Each Daphne Jackson Fellow has a primary and a secondary supervisor based within the host organisation. Each supervisor must have experience of guiding students at PhD level.
The primary supervisor usually takes responsibility for guiding the majority of the Fellow’s training and research programme. Secondary supervisors have varying levels of involvement depending on the host, the project and the subject specialism. Supervisors must consider what alternative arrangements will be in place should they be away from the facility for an extended period of time.
The aim of Daphne Jackson Fellowships is to remove the barriers that a career break can create for those wishing to return to research. Many candidates have been out of the workplace for several years and lack confidence. The majority will need the support and assistance of their supervisors in crafting of their Fellowship proposal, timescales to undertake the research and goals – including research impacts and outcomes. The Daphne Jackson Trust should be made aware if there are any pressing timescales associated with the research project to be undertaken by the Fellow such as seasonality of data collection.
The Fellowship proposal must include a challenging research project and a retraining programme tailored to the needs of the individual Fellow, taking account of how long they have been away from research. Retraining may include working alongside researchers in the department as well as advanced lectures, short courses, seminars, research meetings, other in-house training and conferences. The remaining time is spent working on the research project under the guidance of a supervisor. The research proposal will be subject to independent peer review prior to award. Comments and critique should be acknowledged or defended, with alterations to the proposal made as required to accommodate these.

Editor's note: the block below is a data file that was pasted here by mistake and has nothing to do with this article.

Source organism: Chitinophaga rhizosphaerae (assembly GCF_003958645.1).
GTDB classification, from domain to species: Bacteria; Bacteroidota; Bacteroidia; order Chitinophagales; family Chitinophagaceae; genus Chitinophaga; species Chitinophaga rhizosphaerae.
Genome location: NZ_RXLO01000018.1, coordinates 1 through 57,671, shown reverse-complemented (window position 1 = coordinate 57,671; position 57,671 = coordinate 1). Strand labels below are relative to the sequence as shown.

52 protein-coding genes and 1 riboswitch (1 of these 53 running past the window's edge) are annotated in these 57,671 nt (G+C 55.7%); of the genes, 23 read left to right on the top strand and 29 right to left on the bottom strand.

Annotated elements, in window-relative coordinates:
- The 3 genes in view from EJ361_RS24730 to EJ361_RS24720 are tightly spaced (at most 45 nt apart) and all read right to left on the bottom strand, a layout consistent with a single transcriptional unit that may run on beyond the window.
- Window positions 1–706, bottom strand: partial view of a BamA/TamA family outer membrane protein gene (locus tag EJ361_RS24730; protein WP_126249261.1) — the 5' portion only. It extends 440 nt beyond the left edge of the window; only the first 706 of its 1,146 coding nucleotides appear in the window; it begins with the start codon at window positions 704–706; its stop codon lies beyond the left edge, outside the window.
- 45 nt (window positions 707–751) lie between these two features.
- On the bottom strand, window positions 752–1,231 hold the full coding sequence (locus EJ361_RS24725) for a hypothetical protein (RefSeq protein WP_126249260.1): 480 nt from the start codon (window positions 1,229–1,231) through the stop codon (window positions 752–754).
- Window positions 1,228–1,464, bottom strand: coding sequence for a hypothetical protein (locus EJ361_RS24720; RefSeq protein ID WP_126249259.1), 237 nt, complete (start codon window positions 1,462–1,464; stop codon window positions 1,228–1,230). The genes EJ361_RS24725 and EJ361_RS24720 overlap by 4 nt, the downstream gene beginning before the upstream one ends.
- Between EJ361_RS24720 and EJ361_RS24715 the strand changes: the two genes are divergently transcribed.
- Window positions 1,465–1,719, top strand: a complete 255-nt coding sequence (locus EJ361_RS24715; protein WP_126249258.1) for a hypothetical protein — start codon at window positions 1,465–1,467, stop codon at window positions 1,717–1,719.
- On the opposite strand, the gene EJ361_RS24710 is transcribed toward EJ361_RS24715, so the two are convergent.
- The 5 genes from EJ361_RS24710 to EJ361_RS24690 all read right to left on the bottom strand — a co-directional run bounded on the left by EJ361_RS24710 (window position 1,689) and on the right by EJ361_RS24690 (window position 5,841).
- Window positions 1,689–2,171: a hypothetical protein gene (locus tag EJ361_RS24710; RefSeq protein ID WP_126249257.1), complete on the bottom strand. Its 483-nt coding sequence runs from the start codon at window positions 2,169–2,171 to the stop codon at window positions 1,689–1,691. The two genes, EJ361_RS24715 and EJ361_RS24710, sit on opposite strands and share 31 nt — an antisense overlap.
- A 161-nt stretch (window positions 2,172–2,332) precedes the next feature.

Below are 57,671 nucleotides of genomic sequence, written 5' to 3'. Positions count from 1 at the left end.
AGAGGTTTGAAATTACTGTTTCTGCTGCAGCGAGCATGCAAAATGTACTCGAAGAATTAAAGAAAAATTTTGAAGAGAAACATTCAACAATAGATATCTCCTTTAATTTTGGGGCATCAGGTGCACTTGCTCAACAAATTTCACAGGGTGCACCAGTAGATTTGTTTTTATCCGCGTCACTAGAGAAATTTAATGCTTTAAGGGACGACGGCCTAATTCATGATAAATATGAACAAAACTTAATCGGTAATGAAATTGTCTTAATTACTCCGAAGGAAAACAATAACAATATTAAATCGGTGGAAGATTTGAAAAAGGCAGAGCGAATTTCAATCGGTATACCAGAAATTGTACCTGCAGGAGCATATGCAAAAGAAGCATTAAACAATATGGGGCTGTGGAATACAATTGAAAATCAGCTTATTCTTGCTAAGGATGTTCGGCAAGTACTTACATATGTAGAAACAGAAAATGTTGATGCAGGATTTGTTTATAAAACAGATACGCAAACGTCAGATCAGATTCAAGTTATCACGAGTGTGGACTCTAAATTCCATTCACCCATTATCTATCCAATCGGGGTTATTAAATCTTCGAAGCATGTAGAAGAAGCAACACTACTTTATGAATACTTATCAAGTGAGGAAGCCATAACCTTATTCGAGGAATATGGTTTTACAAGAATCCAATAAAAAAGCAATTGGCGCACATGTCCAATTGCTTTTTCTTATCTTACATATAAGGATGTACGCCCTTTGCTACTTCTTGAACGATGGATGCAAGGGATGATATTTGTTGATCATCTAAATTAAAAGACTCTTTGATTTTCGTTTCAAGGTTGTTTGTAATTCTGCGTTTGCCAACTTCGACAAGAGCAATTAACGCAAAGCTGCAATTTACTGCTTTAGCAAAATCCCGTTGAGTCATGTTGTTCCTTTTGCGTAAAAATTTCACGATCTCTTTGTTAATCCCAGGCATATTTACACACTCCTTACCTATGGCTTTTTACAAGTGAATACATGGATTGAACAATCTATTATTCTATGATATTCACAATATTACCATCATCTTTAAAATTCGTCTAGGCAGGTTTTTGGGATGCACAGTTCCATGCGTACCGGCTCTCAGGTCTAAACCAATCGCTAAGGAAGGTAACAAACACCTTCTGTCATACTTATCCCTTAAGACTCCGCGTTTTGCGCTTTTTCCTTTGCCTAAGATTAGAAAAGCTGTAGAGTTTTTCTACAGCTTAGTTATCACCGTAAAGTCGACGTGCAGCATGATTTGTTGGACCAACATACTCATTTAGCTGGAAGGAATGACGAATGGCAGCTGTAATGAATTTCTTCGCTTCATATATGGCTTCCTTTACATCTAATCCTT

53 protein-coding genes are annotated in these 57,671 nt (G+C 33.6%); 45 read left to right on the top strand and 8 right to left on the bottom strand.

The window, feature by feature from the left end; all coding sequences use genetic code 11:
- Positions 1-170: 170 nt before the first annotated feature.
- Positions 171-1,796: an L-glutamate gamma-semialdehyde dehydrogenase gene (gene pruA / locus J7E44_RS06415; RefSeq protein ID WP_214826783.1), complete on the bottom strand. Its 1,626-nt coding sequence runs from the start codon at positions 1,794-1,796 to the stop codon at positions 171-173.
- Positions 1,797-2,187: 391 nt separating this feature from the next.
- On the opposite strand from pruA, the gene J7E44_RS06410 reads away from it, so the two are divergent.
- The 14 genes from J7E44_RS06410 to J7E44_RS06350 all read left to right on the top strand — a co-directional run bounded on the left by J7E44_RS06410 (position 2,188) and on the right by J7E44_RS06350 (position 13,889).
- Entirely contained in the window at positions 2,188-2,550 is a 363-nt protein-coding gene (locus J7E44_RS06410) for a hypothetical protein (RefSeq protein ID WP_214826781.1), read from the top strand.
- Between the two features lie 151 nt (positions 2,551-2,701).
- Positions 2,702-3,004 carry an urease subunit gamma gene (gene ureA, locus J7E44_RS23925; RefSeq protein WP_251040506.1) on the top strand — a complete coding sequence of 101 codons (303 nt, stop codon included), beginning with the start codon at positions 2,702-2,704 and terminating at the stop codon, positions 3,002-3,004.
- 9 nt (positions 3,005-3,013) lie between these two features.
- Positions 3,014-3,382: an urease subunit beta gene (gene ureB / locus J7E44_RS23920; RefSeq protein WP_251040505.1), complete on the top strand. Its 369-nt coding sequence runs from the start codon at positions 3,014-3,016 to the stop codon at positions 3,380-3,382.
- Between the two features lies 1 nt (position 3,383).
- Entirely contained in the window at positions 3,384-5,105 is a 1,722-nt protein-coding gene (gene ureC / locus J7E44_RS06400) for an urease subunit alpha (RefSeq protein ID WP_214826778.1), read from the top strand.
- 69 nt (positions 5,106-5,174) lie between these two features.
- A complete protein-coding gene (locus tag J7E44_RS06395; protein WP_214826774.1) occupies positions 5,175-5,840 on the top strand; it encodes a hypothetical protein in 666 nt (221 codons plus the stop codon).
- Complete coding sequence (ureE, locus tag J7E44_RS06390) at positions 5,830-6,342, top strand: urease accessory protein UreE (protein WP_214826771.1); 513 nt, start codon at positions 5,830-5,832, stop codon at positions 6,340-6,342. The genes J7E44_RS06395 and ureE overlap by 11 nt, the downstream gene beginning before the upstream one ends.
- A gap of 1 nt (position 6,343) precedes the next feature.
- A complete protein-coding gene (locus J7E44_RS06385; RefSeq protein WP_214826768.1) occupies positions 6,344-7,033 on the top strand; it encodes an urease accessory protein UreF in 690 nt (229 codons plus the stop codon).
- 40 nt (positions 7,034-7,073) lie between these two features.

It is likely that the candidate will need to visit their host organisation on several occasions before a Fellowship is awarded to meet the research team they will be working with and become familiar with day-to-day working practices and requirements.
If successful, the candidate will become a Daphne Jackson Fellow and an employee of the host organisation. The supervisor will be required to report on their progress after the first six months and they will be asked to endorse the Fellow’s final report.
Further details can be found in our guidelines for supervisors.
If you would like to find out more about supervising a Daphne Jackson Fellow, please contact us.